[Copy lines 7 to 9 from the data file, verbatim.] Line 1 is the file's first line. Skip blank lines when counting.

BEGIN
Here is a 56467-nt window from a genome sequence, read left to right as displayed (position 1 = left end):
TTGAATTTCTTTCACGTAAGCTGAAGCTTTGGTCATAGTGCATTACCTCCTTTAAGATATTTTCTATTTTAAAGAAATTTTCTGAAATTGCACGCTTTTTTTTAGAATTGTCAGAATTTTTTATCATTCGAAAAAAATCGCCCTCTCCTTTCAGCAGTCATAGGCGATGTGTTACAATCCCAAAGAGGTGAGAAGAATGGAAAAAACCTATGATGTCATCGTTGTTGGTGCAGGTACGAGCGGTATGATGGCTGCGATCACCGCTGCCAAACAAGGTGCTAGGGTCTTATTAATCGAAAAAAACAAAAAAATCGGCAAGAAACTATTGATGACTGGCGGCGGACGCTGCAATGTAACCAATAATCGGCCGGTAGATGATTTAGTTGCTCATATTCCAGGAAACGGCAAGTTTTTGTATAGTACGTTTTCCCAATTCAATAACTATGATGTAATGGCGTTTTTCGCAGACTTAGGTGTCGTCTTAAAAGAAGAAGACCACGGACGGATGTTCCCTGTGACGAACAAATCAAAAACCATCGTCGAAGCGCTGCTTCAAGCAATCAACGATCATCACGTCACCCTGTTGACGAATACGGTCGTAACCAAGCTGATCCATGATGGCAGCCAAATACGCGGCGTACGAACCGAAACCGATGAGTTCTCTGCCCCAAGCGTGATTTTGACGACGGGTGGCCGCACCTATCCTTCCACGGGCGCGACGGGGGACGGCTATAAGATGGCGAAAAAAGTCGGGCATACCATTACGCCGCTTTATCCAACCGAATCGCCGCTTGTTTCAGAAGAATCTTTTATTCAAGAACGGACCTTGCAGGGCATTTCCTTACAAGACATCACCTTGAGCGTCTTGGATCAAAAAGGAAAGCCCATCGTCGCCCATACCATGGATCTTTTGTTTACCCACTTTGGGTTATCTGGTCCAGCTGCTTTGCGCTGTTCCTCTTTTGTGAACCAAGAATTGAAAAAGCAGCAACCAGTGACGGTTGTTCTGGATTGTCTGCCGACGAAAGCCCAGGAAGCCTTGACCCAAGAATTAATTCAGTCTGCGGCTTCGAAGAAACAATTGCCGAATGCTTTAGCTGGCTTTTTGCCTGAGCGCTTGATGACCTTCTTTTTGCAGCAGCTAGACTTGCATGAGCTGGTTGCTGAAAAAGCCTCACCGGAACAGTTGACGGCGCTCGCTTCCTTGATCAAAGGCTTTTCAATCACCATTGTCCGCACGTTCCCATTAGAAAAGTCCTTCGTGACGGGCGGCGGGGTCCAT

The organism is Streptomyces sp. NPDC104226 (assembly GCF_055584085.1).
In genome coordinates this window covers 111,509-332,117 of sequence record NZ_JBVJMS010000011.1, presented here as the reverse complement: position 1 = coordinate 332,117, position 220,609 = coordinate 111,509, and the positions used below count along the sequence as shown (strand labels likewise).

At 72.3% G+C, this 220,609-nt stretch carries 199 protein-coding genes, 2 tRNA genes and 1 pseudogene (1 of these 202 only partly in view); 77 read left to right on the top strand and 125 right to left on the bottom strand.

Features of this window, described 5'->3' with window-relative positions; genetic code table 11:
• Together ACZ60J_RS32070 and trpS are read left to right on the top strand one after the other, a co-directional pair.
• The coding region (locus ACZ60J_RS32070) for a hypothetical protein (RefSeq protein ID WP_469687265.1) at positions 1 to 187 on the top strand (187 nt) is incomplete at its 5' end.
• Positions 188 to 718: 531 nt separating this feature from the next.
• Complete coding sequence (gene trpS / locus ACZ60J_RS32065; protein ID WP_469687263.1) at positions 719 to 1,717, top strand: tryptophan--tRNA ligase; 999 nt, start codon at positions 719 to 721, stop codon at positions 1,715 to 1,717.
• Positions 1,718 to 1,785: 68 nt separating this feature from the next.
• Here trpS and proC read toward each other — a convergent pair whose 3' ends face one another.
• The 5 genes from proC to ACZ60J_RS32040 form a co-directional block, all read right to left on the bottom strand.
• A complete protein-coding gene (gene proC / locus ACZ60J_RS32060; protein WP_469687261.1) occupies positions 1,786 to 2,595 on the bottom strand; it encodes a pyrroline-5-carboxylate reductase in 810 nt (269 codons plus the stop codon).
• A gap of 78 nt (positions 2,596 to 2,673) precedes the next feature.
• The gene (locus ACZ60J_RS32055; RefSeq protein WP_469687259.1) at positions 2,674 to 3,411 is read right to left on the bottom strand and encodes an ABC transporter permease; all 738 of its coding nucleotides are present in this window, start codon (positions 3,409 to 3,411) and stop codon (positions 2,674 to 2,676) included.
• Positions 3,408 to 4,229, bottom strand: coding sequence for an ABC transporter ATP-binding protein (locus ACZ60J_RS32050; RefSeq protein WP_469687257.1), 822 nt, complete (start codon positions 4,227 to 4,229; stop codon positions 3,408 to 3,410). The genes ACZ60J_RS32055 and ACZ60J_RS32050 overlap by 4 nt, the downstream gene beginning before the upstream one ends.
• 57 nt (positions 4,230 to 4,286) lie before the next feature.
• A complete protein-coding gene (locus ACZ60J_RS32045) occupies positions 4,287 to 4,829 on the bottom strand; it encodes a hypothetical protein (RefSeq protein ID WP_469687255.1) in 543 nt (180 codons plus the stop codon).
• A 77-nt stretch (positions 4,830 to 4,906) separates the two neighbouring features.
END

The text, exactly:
• Together ACZ60J_RS32070 and trpS are read left to right on the top strand one after the other, a co-directional pair.
• The coding region (locus ACZ60J_RS32070) for a hypothetical protein (RefSeq protein ID WP_469687265.1) at positions 1 to 187 on the top strand (187 nt) is incomplete at its 5' end.
• Positions 188 to 718: 531 nt separating this feature from the next.